I’ve always argued that the power of lifelogging was not in just collecting one data item, but in finding patterns in several items that could not otherwise be detected without technology, however this is one application that I had not expected:
At the end of 2011 and beginning of 2012 I conducted a series of studies with so-called “ordinary people”, that is, people who were not self-quantifiers of life-loggers and had no particular technology or gadget interest. I analyzed the then current technology for visual life-logging (really only the Microsoft Sensecam/Vicon Revue) as well as dedicated apps and devices for activity and sleep measurement. You can find much of the device analysis in the Devices tab above, but the report on the studies is in this document: 2011-2012-Visual-Sleep-Activity Study1
One of the conclusions is that the usability of the dedicated devices (Vicon Revue and FitBit) are poor including poor sync/charge for ordinary people: they both require too much car and feeding!
I began analyzing life-logging devices and apps over 2 years ago but neglected to write it up properly, so this post is a step toward addressing that. You can find the criteria I used to evaluate the devices and apps along with an explanation of how I developed the criteria on the Devices page. So far I have written up the analysis of visual life-logging, activity monitors and sleep monitors. I also submited a paper (2013-CHI-PI-Workshop-Price-Submitted) with a very concise write up of the study I did last year to the CHI 2013 Workshop on Personal Informatics.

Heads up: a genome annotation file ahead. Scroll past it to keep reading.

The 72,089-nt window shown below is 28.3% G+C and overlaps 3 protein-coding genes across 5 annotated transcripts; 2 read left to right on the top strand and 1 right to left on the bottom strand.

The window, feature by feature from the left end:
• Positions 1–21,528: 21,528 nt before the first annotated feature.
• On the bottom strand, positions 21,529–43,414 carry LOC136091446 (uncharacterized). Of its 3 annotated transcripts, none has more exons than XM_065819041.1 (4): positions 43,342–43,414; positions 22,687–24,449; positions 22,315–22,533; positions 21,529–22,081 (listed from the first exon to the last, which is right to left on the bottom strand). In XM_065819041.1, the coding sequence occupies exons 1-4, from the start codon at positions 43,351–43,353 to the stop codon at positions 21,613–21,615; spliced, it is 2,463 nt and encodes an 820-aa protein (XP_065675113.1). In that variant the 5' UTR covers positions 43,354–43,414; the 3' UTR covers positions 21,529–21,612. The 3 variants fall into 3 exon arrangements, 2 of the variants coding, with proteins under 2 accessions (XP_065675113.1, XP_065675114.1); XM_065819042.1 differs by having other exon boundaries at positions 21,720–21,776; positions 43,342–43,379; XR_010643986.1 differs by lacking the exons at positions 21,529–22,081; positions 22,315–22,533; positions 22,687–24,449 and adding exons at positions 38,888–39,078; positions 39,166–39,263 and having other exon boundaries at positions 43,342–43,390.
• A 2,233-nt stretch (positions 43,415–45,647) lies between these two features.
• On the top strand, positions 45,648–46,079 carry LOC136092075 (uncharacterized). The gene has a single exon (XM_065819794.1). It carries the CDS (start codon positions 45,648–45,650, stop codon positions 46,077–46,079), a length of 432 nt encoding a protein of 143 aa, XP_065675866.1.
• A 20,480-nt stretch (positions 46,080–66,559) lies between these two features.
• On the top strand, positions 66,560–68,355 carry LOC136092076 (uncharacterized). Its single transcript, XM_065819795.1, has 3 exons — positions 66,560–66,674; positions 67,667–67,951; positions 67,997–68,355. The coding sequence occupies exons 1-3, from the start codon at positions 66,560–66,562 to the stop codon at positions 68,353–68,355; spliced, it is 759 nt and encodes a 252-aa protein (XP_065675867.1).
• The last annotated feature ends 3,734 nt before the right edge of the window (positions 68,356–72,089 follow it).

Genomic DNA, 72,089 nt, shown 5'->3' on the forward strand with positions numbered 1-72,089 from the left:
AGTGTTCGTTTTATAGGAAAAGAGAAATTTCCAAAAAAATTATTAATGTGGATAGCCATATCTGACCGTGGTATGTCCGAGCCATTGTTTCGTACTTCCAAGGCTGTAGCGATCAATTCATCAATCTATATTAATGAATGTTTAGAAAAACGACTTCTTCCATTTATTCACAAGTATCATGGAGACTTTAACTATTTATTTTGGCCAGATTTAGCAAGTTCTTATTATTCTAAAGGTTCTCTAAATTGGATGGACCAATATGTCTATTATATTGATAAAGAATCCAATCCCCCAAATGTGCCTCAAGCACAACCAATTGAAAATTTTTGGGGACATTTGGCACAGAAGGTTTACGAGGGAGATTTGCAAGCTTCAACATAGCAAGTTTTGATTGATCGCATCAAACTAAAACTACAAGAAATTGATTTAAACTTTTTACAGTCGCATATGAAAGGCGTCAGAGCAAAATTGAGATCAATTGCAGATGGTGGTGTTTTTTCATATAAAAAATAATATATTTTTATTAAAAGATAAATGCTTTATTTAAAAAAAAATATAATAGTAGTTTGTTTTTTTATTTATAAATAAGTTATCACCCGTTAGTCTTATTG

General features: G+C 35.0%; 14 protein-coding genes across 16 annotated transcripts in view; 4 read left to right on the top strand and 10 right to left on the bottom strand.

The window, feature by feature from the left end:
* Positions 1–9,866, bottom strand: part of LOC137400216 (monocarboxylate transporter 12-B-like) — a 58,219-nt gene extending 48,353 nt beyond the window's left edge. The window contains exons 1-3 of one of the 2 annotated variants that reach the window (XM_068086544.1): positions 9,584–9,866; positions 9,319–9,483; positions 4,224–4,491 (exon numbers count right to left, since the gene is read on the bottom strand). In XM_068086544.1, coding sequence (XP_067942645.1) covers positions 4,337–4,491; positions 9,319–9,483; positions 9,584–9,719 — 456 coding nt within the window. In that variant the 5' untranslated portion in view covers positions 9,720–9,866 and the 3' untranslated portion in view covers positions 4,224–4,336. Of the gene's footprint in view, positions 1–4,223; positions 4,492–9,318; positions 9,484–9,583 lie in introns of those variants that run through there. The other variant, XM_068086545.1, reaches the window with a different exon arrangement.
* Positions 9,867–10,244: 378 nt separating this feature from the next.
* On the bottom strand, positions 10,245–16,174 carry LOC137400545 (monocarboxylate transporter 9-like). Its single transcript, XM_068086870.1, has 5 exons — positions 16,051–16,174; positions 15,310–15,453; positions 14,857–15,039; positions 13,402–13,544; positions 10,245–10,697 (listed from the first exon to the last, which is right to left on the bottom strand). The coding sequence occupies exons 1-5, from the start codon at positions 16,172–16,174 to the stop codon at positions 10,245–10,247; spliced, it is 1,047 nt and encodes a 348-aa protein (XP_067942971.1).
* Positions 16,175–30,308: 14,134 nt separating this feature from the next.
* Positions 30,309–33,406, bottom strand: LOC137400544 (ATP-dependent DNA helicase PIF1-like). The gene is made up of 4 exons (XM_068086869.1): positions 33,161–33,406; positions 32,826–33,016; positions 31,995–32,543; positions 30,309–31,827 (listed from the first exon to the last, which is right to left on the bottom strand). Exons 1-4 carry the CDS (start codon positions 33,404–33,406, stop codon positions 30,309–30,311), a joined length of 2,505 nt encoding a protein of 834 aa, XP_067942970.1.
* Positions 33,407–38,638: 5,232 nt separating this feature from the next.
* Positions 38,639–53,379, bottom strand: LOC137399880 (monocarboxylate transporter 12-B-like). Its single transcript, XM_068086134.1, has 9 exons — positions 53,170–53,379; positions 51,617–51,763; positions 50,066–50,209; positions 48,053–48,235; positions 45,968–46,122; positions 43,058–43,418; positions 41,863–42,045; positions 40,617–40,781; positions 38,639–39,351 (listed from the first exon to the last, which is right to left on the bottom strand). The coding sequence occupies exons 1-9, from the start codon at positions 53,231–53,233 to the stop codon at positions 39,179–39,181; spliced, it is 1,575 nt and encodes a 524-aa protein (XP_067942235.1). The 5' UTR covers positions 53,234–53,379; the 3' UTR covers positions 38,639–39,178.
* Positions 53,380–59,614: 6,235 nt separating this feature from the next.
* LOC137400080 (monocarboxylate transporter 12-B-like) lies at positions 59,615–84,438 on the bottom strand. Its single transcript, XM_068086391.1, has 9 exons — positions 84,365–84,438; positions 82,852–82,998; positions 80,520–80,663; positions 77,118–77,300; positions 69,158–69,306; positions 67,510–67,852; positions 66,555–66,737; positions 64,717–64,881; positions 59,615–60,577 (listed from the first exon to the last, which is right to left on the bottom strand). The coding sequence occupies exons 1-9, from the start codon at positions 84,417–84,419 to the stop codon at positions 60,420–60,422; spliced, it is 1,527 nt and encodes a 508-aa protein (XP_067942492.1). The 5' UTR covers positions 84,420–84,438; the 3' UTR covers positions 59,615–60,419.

I was disappointed at the really poor accuracy my participants found for sleep monitoring with the FitBit. My pilot participants had a rough correlation with their Zeo Sleep Monitor scores, but nearly all the participants in my study had very high sleep interruption scores which were very suspicious. Now that some of the smartphone sleep monitoring apps have more open access to their data I have been playing with them to see how well their scores correlate with Zeo or even my own subjective experience. If they even work for some people to some degree then they would be the least invasive, least effortful (virtually no charge/sync effort) logging method. Failing that, it remains to test more recent devices like the new FitBit Flex or the Lark. It may be that I was unlucky in my choice of particpants (there were only 7) and actigraphy is a poor measure for them.
This blog is about Blaine’s lifelogging research. Still under construction…